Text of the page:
[LLVMdev] Memory clean for applications using LLVM for JIT compilation
rnk at google.com
Mon Jan 14 06:48:21 PST 2013
On Mon, Jan 14, 2013 at 4:56 AM, Dirkjan Bussink <d.bussink at gmail.com>wrote:
> Hello all,
> I've already bothered people on IRC with this question and it was
> recommended to ask it here.
> First of all, some context. In Rubinius (http://rubini.us/,
> http://github.com/rubinius/rubinius) we use LLVM for our JIT. We create
> LLVM IR using the C++ API and turn that into machine code using
> ExecutionEngine::runJITOnFunction. The resulting native code is then
> installed as the executor for a method.
> Right now we use a single LLVMContext (the global context), since we reuse
> a lot of structures such as the types mapping onto the types in the virtual
> machine. This does have a downside though, mainly that when constant
> expressions are used they are stored in the LLVMContext (for example when
> we use a ConstantInt::get). We have control over some of these allocations,
> but also some of them are allocated during built in LLVM optimization
> This means that over time the LLVMContext keeps growing as we JIT more and
> more code. This is especially a problem with applications we run that don't
> have a stable type profile at run time and keep triggering methods to be
> jitted. In a very dynamic language such as Ruby this is not very uncommon
> and there are some libraries out there that behave badly in this regard.
> So what we're seeing now when running these applications with the JIT
> enabled, is that memory consumption grows slowly over time. We know it
> isn't technically a memory leak, since all that data is still reachable and
> will be cleaned up on shutdown, but what we'd like is a way to control this
> memory during the time the app runs.
> We've explored a few ideas and each of them has significant downsides. The
> initial idea would be to setup an LLVMContext per compilation request for a
> method. The problem with this approach is that we'd have to keep this
> context alive for the lifetime of the jitted method. This would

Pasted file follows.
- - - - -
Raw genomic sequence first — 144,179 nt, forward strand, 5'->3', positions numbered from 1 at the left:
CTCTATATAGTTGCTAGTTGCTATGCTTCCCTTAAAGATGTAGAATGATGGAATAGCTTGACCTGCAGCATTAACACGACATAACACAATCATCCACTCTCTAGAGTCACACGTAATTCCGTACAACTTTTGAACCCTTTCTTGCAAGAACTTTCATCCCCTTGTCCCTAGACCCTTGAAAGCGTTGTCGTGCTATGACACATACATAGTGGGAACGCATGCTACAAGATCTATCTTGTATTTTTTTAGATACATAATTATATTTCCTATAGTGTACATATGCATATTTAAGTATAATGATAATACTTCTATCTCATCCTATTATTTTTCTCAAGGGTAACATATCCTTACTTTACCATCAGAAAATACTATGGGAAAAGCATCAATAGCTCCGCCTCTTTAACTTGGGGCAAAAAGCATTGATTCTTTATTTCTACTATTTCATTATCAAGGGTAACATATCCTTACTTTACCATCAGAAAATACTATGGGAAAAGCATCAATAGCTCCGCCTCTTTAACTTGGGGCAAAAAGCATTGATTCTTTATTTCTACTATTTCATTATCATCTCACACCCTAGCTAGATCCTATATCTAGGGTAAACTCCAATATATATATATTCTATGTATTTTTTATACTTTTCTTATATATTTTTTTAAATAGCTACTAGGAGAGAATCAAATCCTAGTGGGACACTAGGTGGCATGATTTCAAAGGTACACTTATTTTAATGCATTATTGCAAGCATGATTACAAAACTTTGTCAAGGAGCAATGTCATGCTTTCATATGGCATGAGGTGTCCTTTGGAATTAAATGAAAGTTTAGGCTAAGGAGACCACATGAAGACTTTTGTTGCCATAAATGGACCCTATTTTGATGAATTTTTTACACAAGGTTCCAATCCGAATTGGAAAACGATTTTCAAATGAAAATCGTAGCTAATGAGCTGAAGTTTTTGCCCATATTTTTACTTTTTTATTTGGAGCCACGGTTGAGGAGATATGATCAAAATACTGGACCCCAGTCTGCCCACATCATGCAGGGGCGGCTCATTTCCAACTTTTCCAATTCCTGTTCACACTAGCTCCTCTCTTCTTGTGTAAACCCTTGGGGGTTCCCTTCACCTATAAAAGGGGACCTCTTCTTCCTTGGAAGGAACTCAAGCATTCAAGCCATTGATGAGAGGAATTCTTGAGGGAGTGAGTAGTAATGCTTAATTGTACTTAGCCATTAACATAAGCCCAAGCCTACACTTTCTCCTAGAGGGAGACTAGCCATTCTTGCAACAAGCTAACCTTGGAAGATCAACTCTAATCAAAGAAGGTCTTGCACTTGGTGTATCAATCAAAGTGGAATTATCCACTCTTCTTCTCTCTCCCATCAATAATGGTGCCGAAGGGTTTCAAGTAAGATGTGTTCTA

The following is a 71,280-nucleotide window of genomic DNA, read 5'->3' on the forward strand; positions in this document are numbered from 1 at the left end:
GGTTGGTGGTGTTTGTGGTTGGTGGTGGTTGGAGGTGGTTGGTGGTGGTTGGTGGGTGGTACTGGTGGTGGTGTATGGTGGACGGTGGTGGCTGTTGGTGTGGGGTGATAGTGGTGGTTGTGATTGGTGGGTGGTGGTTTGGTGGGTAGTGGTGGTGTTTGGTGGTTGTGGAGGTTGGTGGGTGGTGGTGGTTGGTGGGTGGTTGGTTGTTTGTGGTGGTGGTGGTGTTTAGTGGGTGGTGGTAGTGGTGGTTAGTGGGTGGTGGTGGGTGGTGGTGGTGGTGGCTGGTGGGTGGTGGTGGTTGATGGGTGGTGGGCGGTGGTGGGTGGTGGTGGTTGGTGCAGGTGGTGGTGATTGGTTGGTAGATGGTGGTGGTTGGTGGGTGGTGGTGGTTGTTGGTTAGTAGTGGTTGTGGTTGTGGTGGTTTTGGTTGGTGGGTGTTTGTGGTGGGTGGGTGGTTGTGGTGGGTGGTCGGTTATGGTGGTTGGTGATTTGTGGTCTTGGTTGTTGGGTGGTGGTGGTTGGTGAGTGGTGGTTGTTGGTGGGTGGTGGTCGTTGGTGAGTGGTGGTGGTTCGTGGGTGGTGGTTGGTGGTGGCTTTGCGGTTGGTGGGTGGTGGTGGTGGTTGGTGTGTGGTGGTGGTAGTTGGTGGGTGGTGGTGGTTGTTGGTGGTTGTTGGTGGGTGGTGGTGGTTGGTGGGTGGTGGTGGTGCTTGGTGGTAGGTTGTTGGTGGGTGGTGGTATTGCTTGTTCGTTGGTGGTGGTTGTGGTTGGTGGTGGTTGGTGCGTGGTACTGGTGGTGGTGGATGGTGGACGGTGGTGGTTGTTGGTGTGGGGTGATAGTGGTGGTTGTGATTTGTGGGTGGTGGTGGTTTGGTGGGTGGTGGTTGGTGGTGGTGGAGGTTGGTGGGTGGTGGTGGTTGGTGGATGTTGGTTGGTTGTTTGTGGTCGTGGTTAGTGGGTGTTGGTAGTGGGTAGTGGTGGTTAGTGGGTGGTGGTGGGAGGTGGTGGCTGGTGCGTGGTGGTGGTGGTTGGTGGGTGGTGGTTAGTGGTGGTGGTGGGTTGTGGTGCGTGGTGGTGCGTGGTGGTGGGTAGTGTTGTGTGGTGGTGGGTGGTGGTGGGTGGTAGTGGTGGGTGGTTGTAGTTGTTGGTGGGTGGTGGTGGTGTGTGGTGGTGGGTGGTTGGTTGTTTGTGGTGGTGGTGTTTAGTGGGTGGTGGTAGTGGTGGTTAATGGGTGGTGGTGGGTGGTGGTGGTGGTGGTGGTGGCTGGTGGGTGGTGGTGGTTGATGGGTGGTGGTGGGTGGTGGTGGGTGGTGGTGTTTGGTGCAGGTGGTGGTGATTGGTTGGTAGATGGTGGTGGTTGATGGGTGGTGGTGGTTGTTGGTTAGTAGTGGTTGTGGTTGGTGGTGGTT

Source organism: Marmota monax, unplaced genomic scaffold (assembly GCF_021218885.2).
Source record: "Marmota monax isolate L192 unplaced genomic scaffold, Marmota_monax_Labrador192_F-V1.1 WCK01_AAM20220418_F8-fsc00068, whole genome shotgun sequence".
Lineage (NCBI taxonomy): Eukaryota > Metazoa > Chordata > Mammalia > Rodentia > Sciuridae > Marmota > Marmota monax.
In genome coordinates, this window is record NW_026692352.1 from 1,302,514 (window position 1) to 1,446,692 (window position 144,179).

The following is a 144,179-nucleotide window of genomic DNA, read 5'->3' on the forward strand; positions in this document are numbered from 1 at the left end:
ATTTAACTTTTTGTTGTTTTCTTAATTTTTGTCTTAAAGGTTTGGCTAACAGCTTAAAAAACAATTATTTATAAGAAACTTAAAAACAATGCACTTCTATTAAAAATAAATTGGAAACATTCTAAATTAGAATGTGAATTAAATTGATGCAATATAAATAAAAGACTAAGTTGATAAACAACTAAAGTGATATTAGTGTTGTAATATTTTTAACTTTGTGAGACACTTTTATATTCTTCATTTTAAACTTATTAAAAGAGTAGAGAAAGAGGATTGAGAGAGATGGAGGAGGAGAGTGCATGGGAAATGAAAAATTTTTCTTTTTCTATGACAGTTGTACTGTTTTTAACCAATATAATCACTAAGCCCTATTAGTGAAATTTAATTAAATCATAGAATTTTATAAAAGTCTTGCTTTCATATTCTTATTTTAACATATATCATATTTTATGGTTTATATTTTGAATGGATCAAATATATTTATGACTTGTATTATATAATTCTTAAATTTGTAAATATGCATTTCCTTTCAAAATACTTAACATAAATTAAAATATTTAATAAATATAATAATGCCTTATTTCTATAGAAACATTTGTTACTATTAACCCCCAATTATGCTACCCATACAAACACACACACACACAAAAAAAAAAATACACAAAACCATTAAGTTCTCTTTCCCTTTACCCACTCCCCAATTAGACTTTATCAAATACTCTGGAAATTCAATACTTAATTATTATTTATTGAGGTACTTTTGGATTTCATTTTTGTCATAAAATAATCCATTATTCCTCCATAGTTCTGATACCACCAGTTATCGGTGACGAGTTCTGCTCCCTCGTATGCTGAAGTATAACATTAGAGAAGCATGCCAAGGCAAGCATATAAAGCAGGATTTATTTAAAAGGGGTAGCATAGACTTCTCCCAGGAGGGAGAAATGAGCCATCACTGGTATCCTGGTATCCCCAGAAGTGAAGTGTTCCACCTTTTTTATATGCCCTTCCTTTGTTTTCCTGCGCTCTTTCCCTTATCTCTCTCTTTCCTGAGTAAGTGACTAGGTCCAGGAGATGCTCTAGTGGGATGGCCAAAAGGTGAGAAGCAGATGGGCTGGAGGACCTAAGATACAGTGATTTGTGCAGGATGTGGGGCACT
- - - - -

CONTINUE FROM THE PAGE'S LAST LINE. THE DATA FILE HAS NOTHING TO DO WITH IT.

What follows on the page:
> significantly increase memory usage since each context would carry around
> all kinds of additional data such as the type information for our internal
> VM types.
> A second idea was to copy out the generated native code, but that causes
> all kinds of problems because of CALL semantics etc. that can call into
> other jitted code. The last idea we had is more of hack, since I think this
> uses LLVM in an invalid way (that perhaps might work, perhaps not). This
> approach was to compile each request in a new context, but only keep the
> llvm::Function we have as the result alive outside this context. The only
> reason we need to have this llvm::Function, is to be able to cleanup the
> native code (with ExecutionEngine::freeMachineCodeForFunction).
> So the question is what would be a recommended way to handle this problem?
> Is there a way to clean up / free native code like
> ExecutionEngine::freeMachineCodeForFunction without needing the
> llvm::Function? Is it safe to use the llvm::Function outside the
> LLVMContext in the way described here? Is there a way to clean up the
> constants allocated in the LLVMContext manually?
I believe it is safe to use llvm::Function::deleteBody() to free the IR
from the function. IIRC we used deleteBody() for Unladen Swallow, which
was a few years ago now.
You'd still have to implement some kind of type cleanup in/on the context,
and the function type will still reference the types of the parameters.
Or maybe would it be possible to have a custom allocator for memory space
> for the native code that we could provide? With this last option we would
> be responsible for the clean up ourselves and just provide memory space to
> LLVM where it can store the results.
Yes, you should be able to inherit from llvm::JITMemoryManager and do
something like this.
> We're open to different approaches, but we would like to know the
> recommendations from the LLVM community here.
> Dirkjan Bussink
> LLVM Developers mailing list
> LLVMdev at cs.uiuc.edu http://llvm.cs.uiuc.edu
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